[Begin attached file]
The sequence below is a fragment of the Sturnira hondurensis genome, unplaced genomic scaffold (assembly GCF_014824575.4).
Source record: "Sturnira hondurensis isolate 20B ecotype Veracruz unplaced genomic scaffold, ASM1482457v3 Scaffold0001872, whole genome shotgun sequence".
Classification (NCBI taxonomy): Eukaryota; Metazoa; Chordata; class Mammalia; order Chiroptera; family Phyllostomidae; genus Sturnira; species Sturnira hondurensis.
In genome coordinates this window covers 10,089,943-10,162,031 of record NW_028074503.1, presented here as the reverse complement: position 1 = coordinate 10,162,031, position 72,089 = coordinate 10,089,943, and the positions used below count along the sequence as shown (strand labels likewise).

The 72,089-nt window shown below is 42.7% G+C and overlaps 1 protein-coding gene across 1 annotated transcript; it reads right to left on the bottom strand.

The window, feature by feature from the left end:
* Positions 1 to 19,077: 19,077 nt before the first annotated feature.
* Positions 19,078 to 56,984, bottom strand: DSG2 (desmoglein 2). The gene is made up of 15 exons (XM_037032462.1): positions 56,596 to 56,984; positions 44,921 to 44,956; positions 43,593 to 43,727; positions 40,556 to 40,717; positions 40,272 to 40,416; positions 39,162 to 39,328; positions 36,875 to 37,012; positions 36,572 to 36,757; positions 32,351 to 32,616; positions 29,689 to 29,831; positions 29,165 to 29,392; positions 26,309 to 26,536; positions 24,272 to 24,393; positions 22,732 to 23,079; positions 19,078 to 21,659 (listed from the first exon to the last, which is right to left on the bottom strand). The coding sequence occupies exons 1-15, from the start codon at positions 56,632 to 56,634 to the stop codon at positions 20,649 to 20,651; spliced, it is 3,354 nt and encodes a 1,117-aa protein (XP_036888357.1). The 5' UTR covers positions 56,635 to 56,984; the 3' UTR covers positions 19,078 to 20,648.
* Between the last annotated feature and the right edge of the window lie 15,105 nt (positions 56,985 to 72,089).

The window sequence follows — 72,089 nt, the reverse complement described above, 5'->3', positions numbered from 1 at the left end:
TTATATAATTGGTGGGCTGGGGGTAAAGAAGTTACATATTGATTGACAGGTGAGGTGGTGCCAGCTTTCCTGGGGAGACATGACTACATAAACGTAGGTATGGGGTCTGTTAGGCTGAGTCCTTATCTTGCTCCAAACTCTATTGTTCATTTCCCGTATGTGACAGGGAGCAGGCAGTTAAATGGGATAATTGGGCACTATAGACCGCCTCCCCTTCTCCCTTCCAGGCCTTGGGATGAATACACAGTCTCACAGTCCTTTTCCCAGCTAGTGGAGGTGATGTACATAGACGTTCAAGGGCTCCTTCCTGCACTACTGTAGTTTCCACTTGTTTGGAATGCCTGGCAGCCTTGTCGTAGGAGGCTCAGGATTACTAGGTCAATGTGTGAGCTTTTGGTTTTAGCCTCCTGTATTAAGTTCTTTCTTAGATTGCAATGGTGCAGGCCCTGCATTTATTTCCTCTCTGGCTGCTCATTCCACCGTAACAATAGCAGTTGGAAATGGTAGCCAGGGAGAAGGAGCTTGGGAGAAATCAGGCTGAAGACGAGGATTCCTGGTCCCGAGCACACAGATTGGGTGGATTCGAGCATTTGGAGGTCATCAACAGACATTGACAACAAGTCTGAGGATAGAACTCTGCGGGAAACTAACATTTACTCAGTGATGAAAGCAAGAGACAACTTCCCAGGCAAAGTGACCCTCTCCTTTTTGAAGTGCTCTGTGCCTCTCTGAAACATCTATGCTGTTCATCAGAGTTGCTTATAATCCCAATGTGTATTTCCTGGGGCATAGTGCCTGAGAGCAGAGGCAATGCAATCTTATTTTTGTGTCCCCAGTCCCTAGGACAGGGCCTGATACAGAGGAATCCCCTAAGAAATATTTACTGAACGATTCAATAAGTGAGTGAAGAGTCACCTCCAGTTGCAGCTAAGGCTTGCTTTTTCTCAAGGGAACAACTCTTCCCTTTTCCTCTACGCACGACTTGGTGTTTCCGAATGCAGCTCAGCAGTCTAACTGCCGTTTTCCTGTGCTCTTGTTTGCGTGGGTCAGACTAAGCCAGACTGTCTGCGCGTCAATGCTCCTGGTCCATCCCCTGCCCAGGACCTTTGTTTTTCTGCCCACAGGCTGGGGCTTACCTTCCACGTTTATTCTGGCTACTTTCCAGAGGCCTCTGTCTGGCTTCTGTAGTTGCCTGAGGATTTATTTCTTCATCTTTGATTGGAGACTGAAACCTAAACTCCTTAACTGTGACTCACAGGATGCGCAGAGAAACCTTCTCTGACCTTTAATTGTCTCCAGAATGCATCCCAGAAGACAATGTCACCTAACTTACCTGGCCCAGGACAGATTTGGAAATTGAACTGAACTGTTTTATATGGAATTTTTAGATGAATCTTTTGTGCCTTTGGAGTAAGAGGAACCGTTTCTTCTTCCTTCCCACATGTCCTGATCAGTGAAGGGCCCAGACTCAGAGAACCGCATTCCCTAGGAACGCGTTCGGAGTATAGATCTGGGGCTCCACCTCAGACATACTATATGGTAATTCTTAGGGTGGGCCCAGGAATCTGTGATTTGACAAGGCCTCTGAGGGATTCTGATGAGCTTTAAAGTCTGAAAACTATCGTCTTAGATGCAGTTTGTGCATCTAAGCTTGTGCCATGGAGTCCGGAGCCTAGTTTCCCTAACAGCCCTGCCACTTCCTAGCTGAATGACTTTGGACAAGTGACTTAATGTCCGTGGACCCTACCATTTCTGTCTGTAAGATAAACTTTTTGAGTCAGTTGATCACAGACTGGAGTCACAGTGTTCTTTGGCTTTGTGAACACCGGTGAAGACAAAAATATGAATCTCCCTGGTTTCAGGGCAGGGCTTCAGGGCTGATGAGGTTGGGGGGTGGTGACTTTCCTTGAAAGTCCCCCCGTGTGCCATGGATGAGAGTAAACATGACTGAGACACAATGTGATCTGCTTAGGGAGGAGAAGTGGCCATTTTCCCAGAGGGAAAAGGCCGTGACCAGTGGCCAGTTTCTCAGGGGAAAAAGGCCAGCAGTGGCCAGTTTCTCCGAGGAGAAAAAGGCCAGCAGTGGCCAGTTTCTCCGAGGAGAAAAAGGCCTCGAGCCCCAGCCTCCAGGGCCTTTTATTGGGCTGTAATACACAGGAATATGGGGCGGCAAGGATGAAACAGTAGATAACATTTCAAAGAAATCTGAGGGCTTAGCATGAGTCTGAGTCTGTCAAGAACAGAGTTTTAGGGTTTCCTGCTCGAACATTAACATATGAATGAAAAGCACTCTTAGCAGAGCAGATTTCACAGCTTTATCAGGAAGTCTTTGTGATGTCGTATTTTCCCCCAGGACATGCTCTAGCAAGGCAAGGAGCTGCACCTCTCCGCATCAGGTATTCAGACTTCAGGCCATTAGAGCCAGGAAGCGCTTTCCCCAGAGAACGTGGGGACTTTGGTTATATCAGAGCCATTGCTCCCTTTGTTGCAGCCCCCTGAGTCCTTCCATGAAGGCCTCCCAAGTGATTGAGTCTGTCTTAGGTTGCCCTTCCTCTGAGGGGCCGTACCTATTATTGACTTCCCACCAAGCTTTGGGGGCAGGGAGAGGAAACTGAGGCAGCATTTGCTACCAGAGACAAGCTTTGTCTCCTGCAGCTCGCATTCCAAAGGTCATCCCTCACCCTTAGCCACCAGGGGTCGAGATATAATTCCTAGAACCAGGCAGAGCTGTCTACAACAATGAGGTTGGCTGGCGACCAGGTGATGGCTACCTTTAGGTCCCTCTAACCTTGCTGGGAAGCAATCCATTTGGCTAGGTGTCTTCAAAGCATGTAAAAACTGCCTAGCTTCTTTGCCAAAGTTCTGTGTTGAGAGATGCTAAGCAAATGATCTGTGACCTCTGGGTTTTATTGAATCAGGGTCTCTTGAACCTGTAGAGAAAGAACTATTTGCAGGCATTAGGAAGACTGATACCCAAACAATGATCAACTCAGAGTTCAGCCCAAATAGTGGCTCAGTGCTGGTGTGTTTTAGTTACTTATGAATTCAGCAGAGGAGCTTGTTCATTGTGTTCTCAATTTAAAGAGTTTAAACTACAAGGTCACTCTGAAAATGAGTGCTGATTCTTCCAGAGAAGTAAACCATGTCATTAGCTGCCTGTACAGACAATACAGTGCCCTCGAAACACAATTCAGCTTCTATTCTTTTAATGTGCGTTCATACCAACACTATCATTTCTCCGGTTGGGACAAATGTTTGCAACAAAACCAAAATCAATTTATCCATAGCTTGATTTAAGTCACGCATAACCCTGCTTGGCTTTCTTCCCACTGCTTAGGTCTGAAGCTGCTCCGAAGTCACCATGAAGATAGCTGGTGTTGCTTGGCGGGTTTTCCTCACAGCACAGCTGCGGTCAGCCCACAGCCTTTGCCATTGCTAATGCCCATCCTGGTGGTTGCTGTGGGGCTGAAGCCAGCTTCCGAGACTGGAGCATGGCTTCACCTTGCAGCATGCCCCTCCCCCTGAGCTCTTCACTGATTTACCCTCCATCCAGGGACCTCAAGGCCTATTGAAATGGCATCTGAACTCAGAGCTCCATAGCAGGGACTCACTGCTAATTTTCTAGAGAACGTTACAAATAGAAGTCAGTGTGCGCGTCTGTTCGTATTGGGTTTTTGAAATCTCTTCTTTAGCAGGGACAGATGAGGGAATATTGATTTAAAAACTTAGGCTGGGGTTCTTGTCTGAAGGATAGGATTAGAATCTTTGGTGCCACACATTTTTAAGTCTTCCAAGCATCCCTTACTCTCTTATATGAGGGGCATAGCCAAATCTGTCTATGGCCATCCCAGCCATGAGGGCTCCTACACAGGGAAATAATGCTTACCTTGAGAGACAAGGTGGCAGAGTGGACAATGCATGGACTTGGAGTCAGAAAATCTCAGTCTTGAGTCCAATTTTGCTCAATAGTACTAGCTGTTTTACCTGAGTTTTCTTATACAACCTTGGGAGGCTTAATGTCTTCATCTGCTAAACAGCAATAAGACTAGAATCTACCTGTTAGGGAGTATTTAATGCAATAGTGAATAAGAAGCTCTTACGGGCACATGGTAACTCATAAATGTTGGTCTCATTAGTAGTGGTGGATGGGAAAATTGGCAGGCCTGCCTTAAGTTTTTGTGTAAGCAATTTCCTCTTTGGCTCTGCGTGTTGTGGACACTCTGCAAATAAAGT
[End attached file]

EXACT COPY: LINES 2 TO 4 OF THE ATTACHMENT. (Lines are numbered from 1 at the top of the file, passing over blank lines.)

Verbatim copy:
Source record: "Sturnira hondurensis isolate 20B ecotype Veracruz unplaced genomic scaffold, ASM1482457v3 Scaffold0001872, whole genome shotgun sequence".
Classification (NCBI taxonomy): Eukaryota; Metazoa; Chordata; class Mammalia; order Chiroptera; family Phyllostomidae; genus Sturnira; species Sturnira hondurensis.
In genome coordinates this window covers 10,089,943-10,162,031 of record NW_028074503.1, presented here as the reverse complement: position 1 = coordinate 10,162,031, position 72,089 = coordinate 10,089,943, and the positions used below count along the sequence as shown (strand labels likewise).